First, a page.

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Sarkozy urges international intervention in Syria

Former French president Nicolas Sarkozy called for urgent foreign intervention in Syria Wednesday after speaking with Syrian opposition leader Abdulbaset Sieda, in an apparent attempt to increase pressure on French President François Hollande.


REUTERS - Former French president Nicolas Sarkozy called on Wednesday for rapid international intervention in Syria, likening its conflict to the early days of war in Libya in which he mobilised NATO-led action that helped rebels oust Muammar Gaddafi.

Breaking a long silence since losing May’s presidential election to Socialist Francois Hollande, Sarkozy said he had spoken at length to Syrian opposition leader Abdulbaset Sieda this week and they agreed on the need for foreign intervention in the uprising against Syrian President Bashar al-Assad.

They noted a total convergence in their views on the seriousness of the Syrian crisis as well as the need for rapid action by the international community to avoid massacres, » said the statement signed by Sarkozy and Sieda, who is president of the Istanbul-based Syrian National Council. “ They agreed that there are great similarities with the Libyan crisis,” said the statement.

After three months away from public life, Sarkozy’s message appeared designed to increase pressure on Hollande to engage more openly with Syrian opposition groups.

It came days after French intellectual Bernard-Henri Levy, who prodded Sarkozy to help Libya’s rebels last year and became his unofficial adviser in the crisis, slammed Hollande’s approach in a newspaper interview.

On Wednesday, Levy said European governments and the United States should join Arab states and Turkey in a fresh approach to the Syrian crisis, starting with the threat of a no-fly-zone.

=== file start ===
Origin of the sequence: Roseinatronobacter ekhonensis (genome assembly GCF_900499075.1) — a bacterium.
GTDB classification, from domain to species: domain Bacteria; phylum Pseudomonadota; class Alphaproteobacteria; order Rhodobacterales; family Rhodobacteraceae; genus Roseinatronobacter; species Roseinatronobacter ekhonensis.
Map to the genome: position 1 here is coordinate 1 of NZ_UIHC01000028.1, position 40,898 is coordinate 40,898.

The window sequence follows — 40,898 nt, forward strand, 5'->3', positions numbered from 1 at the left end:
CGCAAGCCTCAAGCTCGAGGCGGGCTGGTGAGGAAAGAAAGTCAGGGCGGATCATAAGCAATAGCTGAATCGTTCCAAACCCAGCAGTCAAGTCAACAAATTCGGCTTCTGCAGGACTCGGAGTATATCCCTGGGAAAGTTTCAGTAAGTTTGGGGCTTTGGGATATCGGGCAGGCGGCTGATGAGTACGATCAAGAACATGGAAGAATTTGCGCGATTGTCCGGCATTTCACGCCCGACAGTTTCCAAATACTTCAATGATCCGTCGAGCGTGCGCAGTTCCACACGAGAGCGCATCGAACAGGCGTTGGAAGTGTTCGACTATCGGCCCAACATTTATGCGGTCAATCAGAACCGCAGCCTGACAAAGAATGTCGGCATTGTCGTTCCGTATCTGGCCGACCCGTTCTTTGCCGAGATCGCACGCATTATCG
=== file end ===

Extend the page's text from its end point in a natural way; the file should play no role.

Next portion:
“We need (British Prime Minister David) Cameron and Hollande to overturn this wariness and cowardice and prevent an impending massacre. What is looming in Aleppo will be a disgrace which, if we do nothing, will be on our consciences for a long time,” he told Reuters.

Fighting is raging in the city of Aleppo between troops loyal to Assad and opposition rebels who have seized chunks of territory there 17 months into the conflict.

Diplomats downbeat

Hollande, on a two-week vacation in the south of France, has made a point of limiting his intervention in foreign affairs.

While Foreign Minister Laurent Fabius has had frequent contact with Syrian opposition leaders, Hollande has only met Sieda briefly during a Friends of Syria meeting in Paris.

Sarkozy’s conservative UMP party also chimed in on Syria.

“Why is Francois Hollande... doing less than Sarkozy? Why has he decided not to intervene? Because of fear? Because of amateurism? Because he doesn’t know how to decide?” UMP official Philippe Juvin said in a statement.

France, which holds the rotating chair of the U.N. Security Council for August, is to chair a ministerial meeting of Council members on Aug. 30 focusing mainly on the humanitarian crisis in Syria, as a stalemate persists over action to stop the violence.

Western powers have urged Assad to step down, but Russia and China have vetoed Security Council resolutions that would have condemned his government and opened the way to U.N. sanctions.

In contrast with Libyan conflict, Western powers are wary of intervention in Syria due to Assad’s alliances with Russia and Iran, and Syria’s position at the heart of sectarian divisions that radiate across the Middle East.

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